an oral or written description of particular events or situations; narrative:
an account of the meetings; an account of the trip.
an explanatory statement of conduct, as to a superior.
a statement of reasons, causes, etc., explaining some event.
reason; basis:
On this account I’m refusing your offer.
importance; worth; value; consequence:
things of no account.
estimation; judgment:
In his account it was an excellent piece of work.
an amount of money deposited with a bank, as in a checking or savings account:
My account is now with Third National.
Also called charge account. an accommodation or service extended by a business to a customer or client permitting the charging of goods or services, the returning for credit of unsatisfactory merchandise, etc.:
Do you have an account at this store? My account with the restaurant is past due.
a statement of financial transactions.

a formal record of the debits and credits relating to the person, business, etc., named at the head of the ledger account.
a balance of a specified period’s receipts and expenditures.


a business relation in which credit is used.
any customer or client, especially one carried on a regular credit basis.
Also called advertising account. the business assigned to an advertising agency by a client:
The toothpaste account was awarded to a new agency last year.

to give an explanation (usually followed by for):
to account for the accident.
to answer concerning one’s conduct, duties, etc. (usually followed by for):
to account for the missing typewriters.
to provide a report on money received, kept, and spent.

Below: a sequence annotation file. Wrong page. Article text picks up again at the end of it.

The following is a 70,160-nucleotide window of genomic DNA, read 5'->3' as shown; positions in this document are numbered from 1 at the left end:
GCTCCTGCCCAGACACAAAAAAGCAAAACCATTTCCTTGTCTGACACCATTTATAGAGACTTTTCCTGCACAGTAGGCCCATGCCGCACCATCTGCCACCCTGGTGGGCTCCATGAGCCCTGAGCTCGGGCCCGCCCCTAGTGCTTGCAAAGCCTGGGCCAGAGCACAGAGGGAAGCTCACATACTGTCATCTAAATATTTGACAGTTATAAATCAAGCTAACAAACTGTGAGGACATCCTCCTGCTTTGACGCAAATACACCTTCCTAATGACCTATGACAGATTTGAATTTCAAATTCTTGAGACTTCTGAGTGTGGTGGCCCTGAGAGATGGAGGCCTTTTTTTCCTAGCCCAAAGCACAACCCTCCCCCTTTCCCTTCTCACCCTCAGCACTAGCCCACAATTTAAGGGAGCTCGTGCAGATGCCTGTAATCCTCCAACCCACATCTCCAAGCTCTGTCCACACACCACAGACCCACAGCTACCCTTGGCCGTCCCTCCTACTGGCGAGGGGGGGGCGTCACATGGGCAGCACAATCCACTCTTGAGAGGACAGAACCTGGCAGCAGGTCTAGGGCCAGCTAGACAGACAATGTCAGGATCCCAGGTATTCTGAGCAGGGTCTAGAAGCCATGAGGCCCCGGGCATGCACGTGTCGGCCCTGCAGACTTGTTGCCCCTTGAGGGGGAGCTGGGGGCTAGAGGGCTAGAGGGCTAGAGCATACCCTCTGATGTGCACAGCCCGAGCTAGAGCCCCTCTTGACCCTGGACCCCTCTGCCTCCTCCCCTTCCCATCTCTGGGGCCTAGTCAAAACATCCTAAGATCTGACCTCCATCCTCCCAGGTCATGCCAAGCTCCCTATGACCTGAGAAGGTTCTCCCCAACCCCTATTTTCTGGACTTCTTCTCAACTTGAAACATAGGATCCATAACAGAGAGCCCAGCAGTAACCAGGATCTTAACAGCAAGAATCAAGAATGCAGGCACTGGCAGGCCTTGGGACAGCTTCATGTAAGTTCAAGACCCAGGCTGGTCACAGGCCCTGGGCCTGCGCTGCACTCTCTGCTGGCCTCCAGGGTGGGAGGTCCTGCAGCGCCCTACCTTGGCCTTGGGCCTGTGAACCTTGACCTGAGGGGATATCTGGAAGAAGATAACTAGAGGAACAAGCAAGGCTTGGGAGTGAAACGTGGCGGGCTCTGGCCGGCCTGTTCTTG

to cause (usually followed by for):
The humidity accounts for our discomfort. His reckless driving accounted for the accident.
to regard; consider as:
I account myself well paid.
to assign or impute (usually followed by to):
the many virtues accounted to him.
call to account,

to hold accountable; blame; reprimand:
Call them to account for having endangered their lives.
ask for an explanation of.

give a good / bad account of, to do something or conduct oneself in a good (bad, etc.) manner:
She gave a good account of herself in the tennis tournament.
hold to account, to hold responsible; hold accountable or culpable:
If any of the silver is missing, I’m going to hold you to account.
on account, as an installment or a partial payment:
I can’t pay the balance, but here’s $10 on account.
on account of,

by reason of; because of.
for the sake of:
She saw it through on account of me.

on all accounts, in any case; under any circumstances.
Also, at all accounts.
on no account, under no circumstances; absolutely not: